Call Option: Call option is right but not obligation to buy underlying assets (stocks, gold, commodities, currency and others) at predetermined price during a specified period of time. During the time of continuous price rises of underlying assets call option protect holder to pay extra dollars because holder has right to buy underlying assets on predetermined fixed price. Price of call option depends on price of underlying assets. When price of underlying assets increases price of call option also increases and vice versa. Option holder can sell the option to third party at any time before it expires.
Put Option: Put option is right but not obligation to sell specified number of underlying assets at predetermined price during a specified period of time. Put option is favorable to holders at the time when price of underlying assets is decreased because holder can buy underlying assets in cheaper price from the market and sell them in predetermined higher price to option writer.
b. Exercise value; strike price
Exercise Value: Exercise Value is the maximum of either difference between current market price of stock (underlying assets) and strike price or Zero. In another word exercise value is worth of option if they are exercise now. The minimum of exercise value is zero; it will never go negative because holder will not exercise the option if current stock price is lower than strike price. For example, if the current market price of stock is $35 and the strike price of the stock is $20 then exercise value is $15 ($35 - $20). Again suppose if the current market price of stock is $20 and the strike price of the stock is $35 then exercise value is 0.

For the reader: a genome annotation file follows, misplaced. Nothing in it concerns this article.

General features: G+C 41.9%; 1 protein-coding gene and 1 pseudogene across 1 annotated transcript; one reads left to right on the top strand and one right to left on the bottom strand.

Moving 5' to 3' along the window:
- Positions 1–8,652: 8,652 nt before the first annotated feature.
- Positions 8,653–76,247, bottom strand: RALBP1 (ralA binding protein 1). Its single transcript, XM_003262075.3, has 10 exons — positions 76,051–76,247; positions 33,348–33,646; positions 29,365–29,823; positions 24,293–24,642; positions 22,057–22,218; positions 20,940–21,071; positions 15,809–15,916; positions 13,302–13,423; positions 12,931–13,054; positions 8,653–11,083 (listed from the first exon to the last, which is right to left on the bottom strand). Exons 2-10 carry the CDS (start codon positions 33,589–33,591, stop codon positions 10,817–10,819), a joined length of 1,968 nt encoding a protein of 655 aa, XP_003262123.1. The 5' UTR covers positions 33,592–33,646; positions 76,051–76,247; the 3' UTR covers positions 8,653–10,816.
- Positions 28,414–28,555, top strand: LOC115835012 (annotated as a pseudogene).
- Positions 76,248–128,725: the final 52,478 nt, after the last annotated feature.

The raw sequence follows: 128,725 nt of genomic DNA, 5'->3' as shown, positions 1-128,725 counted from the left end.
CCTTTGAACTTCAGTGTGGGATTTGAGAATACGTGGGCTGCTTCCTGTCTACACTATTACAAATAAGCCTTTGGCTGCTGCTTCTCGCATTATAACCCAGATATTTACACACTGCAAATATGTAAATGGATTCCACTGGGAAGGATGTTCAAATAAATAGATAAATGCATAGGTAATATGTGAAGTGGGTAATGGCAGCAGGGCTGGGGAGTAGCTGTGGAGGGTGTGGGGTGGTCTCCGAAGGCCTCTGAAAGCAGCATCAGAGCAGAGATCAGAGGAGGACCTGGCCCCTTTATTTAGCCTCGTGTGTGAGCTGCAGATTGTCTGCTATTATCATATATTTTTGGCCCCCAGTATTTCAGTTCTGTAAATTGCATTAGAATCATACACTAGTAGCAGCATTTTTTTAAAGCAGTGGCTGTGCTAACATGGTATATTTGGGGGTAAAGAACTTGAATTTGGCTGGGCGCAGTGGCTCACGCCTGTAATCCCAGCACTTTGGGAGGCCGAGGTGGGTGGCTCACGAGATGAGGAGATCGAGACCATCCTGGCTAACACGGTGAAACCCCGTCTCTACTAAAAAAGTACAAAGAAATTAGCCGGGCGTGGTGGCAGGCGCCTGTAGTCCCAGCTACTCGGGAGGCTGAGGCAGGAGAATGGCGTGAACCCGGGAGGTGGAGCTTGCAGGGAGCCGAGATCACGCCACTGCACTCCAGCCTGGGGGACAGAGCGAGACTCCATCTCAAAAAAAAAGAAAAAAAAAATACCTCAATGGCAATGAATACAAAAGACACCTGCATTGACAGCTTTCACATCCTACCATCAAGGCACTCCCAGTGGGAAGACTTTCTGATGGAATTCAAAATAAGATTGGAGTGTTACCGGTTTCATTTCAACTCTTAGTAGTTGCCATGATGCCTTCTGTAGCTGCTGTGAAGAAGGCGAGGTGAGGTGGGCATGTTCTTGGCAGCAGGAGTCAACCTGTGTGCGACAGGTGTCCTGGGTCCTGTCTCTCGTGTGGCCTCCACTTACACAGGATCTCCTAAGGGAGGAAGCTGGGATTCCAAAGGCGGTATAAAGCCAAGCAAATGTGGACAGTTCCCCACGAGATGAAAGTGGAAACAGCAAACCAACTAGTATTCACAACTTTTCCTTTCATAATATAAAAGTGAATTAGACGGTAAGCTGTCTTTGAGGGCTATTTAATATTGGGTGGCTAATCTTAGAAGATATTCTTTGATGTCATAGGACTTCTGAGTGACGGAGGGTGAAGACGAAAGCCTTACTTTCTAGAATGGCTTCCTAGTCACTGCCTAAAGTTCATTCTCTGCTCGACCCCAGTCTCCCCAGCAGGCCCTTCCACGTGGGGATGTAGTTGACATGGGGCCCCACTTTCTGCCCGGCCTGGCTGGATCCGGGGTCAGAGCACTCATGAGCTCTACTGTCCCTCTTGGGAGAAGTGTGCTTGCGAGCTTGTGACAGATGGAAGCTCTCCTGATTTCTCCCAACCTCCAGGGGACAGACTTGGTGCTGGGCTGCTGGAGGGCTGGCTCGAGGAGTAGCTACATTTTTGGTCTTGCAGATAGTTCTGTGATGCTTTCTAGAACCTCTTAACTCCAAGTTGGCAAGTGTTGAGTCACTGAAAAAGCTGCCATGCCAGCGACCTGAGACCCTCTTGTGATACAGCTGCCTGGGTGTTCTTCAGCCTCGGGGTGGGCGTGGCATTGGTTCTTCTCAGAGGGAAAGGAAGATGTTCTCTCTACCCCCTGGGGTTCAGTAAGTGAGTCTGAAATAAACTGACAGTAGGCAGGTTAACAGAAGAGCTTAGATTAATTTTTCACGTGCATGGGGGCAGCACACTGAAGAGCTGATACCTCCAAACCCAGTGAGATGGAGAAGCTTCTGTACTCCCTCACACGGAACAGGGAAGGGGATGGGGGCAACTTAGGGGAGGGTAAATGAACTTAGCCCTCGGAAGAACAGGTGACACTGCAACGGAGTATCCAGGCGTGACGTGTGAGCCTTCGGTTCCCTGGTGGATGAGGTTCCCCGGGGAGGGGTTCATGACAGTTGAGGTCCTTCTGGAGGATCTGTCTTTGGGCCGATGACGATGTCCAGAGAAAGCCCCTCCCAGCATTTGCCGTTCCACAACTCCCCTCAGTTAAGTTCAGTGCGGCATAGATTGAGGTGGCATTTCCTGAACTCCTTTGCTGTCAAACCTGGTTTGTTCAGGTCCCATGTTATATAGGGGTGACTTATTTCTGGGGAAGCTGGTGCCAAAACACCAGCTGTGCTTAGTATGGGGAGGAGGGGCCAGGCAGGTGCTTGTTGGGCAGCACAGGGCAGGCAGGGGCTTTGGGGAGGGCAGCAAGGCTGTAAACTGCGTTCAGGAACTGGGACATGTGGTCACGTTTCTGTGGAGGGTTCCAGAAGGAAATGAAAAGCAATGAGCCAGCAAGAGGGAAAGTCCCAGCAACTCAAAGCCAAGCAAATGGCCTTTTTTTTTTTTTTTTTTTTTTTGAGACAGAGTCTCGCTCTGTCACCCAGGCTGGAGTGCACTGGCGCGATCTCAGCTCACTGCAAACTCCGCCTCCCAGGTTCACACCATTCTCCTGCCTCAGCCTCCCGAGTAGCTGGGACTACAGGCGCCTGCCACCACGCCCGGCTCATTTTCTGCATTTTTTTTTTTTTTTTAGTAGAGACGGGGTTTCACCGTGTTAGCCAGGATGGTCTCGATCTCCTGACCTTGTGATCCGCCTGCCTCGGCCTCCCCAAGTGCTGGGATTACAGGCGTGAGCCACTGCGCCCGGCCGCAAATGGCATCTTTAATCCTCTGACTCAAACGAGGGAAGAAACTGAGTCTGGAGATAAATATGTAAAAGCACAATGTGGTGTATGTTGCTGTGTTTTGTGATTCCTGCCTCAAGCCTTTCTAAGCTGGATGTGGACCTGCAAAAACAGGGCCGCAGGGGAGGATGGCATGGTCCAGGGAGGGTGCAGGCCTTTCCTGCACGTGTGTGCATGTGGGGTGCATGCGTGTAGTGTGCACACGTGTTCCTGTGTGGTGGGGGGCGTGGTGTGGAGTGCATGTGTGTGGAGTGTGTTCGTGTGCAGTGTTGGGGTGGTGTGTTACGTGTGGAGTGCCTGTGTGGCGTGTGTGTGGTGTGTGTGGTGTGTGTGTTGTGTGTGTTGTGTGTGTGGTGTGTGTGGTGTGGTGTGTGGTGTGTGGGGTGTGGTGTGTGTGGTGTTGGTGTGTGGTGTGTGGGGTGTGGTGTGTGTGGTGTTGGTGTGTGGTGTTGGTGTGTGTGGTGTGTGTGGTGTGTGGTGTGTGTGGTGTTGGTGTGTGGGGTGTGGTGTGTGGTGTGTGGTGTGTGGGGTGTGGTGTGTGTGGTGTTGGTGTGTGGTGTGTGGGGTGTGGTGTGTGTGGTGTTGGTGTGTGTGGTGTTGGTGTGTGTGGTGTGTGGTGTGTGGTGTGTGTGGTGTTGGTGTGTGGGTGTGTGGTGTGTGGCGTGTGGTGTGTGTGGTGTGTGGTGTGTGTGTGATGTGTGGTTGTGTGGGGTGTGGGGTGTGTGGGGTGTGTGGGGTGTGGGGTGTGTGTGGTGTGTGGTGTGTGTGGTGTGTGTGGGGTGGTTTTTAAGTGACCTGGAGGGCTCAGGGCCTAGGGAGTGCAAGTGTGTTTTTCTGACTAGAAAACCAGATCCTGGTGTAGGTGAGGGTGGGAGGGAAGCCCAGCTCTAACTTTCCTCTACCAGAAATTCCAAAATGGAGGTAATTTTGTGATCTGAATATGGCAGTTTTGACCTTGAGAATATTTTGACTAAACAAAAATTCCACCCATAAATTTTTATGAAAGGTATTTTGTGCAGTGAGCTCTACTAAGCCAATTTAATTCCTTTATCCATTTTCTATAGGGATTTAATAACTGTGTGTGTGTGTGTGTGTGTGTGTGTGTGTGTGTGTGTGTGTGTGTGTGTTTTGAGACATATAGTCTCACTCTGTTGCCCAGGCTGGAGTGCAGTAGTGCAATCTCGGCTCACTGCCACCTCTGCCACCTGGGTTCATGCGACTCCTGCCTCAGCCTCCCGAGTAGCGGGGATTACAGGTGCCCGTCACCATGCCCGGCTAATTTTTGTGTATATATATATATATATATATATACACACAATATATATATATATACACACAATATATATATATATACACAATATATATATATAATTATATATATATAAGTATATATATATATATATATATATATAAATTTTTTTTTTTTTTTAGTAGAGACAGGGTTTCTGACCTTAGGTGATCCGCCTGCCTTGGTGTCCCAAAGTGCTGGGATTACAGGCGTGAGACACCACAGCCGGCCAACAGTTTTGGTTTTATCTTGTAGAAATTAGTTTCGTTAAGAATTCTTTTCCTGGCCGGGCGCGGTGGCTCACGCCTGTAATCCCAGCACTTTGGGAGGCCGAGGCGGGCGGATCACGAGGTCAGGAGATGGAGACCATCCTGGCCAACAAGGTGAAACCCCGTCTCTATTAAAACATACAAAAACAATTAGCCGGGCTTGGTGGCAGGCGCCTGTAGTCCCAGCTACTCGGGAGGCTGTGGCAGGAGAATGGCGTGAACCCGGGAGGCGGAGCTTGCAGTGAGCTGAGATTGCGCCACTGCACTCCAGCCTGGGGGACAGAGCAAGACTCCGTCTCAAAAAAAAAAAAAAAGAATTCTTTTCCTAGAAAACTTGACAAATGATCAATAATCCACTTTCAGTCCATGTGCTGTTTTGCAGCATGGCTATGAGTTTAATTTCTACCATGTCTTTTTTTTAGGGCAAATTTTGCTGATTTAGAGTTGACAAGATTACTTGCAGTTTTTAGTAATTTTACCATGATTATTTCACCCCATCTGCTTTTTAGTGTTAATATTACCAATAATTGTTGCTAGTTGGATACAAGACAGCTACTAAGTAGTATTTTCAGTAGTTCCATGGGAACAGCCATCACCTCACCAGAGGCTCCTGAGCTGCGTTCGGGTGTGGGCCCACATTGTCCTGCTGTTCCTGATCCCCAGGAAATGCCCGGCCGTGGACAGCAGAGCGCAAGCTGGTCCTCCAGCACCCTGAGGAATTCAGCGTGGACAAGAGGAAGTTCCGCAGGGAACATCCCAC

Strike price: Strike price is a predetermined agreed price on which holder of option is ready to buy (in case of call option) or sell (in case of put option) underlying assets, if holder decided to exercise option. In case of call option holder is profitable if market price is higher than strike price while in case of put option holder is profitable if market price is lower than strike price.
c. Black-Scholes Option Pricing Model
Black-Scholes Option pricing model is developed by Fischer Black and Myron Scholes. This model focuses on concept of riskless hedges by buying shares of stocks and simultaneously selling call options on that stock. According to Fisher and Myron, investor can create a riskless investment position by offsetting losses on stock using call option. The rate of return on riskless hedged position should be equal to risk free rate of return otherwise arbitrage get opportunity to exist to equilibrium the price of option.
8-2 Why do options sell at prices higher than their exercise values?
Option gives holder right to buy or sell predetermined number of underlying assets in some specified price at some specified time in the future. Option is future oriented and it worth more in the future than in present. Option price has two components Exercise value [Max (Current market price – strike value), 0] and time value of option. Therefore options sell at prices higher than their exercise value. Further, longer the time of option to mature higher the chances that value of underlying assets will significantly go up.
8-3 Describe the effect on a call option’s price caused by an increase in each of the following factors:
(1) Stock price: If stock price in the market increase, price of call option also increase because holder has right to buy stocks on predetermined strike price which is lower than prevailing market price.
(2) Strike price: If strike price increase, price of call option decrease because holder are obligate to exercise call option only on strike price.
(3) Time to expiration: If time to expiration is long then price of call option increases because in long run there is greater chances that stock price could significantly go up.
(4) Risk-free rate: Options are exercised in future but call option’s value depends upon present value of cost to exercise option. If risk-free rate increases that makes present value of cost of exercise low, that increase option’s value.
(5) Variance of stock return: Higher the variance of return more the price of call option. Stocks’ return is extremely volatile hence the stock price moves more volatile. There is a higher chance for call option holder to gain high profit if stock price go up significantly.